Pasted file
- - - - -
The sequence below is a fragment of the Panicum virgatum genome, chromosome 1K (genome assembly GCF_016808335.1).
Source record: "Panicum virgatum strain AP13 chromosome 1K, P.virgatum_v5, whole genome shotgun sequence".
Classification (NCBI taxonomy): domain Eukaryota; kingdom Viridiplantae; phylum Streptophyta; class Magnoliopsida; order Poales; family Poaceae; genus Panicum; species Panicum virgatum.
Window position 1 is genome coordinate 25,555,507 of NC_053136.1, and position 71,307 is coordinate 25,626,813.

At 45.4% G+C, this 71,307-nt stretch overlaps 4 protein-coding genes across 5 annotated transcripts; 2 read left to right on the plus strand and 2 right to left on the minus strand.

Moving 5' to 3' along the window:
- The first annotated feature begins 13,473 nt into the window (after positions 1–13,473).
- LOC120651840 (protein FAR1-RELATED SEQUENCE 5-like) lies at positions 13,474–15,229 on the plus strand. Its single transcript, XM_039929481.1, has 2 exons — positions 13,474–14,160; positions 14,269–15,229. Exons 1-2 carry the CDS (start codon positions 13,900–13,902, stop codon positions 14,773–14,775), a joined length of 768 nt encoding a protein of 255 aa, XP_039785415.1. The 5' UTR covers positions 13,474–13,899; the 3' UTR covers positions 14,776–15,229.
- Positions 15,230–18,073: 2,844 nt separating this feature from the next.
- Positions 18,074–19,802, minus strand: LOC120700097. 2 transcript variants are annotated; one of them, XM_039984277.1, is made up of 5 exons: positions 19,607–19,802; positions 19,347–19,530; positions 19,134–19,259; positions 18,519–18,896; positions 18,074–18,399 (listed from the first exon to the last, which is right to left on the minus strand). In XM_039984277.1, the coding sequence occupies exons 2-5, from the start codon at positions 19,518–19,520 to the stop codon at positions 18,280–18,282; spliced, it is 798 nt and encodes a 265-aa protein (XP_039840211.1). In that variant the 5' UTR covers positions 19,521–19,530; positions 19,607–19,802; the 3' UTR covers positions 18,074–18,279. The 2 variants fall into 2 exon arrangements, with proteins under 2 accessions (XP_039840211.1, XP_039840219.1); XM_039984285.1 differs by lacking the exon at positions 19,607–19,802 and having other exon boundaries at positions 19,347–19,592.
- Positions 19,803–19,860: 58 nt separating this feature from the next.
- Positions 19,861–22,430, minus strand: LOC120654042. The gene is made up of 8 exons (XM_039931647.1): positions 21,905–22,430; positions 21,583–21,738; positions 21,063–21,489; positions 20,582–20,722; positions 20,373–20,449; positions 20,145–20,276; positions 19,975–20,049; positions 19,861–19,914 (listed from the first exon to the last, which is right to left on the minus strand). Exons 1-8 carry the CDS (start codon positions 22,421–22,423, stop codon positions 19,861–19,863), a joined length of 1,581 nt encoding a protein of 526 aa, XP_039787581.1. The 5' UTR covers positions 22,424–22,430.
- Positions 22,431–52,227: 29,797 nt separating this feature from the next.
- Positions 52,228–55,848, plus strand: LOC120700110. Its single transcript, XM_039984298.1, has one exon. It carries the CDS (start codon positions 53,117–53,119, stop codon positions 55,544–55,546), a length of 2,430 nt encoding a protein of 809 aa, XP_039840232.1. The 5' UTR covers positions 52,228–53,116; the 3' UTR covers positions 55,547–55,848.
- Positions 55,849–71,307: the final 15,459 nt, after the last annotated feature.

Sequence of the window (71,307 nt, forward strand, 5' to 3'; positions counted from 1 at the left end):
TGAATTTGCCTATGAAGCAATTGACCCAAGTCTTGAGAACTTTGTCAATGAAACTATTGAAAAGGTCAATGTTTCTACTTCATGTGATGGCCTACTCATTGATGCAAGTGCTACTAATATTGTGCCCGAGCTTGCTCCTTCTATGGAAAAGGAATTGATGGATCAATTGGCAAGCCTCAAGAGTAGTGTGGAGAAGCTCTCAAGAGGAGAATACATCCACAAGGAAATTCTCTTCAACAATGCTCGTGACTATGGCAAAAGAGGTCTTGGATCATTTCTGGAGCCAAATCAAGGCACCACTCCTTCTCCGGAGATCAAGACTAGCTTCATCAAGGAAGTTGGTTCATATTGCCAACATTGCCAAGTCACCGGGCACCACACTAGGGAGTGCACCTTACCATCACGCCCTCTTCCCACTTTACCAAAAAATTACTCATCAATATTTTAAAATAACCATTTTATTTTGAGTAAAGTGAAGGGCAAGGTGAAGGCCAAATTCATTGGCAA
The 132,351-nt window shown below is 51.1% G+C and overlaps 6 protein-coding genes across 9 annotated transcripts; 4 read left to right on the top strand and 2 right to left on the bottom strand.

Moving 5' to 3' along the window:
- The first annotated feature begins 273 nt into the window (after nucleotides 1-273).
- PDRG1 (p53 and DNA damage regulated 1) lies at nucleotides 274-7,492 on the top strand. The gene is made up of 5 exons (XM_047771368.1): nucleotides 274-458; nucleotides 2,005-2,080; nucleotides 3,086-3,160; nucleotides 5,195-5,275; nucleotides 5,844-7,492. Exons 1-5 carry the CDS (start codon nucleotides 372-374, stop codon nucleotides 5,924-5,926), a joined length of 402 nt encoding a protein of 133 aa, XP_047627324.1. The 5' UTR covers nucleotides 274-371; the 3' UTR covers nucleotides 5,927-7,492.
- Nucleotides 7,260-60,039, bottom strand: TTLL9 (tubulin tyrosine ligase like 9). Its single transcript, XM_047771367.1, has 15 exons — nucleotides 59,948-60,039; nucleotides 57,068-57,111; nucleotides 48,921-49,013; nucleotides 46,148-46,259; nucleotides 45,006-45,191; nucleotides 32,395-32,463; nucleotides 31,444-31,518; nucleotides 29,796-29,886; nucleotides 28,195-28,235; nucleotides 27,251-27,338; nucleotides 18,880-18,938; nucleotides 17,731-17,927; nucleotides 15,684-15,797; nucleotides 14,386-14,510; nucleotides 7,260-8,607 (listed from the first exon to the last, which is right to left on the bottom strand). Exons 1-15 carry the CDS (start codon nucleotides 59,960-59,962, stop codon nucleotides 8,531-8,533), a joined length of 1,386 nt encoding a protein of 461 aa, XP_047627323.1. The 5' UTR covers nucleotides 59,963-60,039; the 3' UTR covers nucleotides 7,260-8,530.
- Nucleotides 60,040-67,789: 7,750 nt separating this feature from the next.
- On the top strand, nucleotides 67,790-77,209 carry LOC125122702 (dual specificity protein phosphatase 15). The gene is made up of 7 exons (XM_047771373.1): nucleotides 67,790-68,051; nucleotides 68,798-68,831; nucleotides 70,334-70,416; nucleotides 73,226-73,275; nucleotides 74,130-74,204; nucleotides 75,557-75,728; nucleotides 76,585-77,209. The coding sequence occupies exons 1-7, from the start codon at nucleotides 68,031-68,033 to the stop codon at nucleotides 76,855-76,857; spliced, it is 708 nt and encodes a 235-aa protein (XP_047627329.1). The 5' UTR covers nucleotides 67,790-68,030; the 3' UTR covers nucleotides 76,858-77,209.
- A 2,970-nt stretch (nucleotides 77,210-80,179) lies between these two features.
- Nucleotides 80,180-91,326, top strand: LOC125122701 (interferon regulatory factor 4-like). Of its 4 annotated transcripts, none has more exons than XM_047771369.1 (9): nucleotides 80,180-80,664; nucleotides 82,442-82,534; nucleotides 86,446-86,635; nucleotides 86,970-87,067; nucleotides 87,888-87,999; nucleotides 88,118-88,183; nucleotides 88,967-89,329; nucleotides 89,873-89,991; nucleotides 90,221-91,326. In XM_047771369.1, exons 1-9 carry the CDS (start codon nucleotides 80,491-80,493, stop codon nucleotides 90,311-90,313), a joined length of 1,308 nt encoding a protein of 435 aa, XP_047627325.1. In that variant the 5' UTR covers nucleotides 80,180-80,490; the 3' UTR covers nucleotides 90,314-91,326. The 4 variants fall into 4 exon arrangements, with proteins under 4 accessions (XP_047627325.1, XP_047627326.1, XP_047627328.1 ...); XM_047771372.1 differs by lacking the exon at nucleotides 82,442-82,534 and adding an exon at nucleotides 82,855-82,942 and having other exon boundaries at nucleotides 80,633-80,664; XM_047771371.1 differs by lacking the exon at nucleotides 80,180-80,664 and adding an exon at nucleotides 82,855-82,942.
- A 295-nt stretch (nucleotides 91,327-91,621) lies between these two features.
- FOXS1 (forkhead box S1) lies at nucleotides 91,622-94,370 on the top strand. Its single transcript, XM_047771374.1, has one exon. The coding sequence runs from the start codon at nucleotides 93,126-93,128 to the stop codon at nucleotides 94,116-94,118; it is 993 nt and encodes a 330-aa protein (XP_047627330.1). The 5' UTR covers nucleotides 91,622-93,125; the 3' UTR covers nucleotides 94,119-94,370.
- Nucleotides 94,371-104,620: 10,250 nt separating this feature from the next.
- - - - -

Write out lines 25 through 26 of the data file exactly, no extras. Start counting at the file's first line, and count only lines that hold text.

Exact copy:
- A 2,970-nt stretch (nucleotides 77,210-80,179) lies between these two features.
- Nucleotides 80,180-91,326, top strand: LOC125122701 (interferon regulatory factor 4-like). Of its 4 annotated transcripts, none has more exons than XM_047771369.1 (9): nucleotides 80,180-80,664; nucleotides 82,442-82,534; nucleotides 86,446-86,635; nucleotides 86,970-87,067; nucleotides 87,888-87,999; nucleotides 88,118-88,183; nucleotides 88,967-89,329; nucleotides 89,873-89,991; nucleotides 90,221-91,326. In XM_047771369.1, exons 1-9 carry the CDS (start codon nucleotides 80,491-80,493, stop codon nucleotides 90,311-90,313), a joined length of 1,308 nt encoding a protein of 435 aa, XP_047627325.1. In that variant the 5' UTR covers nucleotides 80,180-80,490; the 3' UTR covers nucleotides 90,314-91,326. The 4 variants fall into 4 exon arrangements, with proteins under 4 accessions (XP_047627325.1, XP_047627326.1, XP_047627328.1 ...); XM_047771372.1 differs by lacking the exon at nucleotides 82,442-82,534 and adding an exon at nucleotides 82,855-82,942 and having other exon boundaries at nucleotides 80,633-80,664; XM_047771371.1 differs by lacking the exon at nucleotides 80,180-80,664 and adding an exon at nucleotides 82,855-82,942.